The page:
|Do not fly Iberia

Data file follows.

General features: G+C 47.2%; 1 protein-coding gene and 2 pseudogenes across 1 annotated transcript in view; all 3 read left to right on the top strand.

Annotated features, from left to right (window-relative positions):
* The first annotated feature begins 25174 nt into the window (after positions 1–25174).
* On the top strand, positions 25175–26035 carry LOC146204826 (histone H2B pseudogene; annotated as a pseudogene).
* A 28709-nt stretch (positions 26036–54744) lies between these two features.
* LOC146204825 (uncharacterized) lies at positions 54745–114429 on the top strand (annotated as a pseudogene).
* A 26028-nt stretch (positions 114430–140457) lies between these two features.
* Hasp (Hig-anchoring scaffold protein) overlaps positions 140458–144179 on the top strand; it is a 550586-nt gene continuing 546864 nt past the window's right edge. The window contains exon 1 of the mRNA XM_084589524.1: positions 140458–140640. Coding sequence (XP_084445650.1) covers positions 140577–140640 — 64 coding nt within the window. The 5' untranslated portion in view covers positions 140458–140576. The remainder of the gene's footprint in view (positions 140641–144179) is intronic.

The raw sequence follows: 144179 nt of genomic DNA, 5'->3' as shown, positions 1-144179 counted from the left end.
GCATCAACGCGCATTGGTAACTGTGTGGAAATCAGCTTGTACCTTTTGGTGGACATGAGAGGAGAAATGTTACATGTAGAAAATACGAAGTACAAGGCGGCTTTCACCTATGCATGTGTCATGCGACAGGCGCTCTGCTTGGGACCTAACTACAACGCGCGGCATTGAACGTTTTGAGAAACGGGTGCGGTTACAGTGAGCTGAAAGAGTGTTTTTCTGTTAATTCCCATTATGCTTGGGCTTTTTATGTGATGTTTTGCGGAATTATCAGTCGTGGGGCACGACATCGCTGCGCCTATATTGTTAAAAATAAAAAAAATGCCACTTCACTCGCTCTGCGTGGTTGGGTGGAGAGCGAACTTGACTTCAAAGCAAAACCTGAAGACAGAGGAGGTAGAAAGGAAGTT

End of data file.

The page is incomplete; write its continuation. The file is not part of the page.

Translated by Wilmer Cave Wright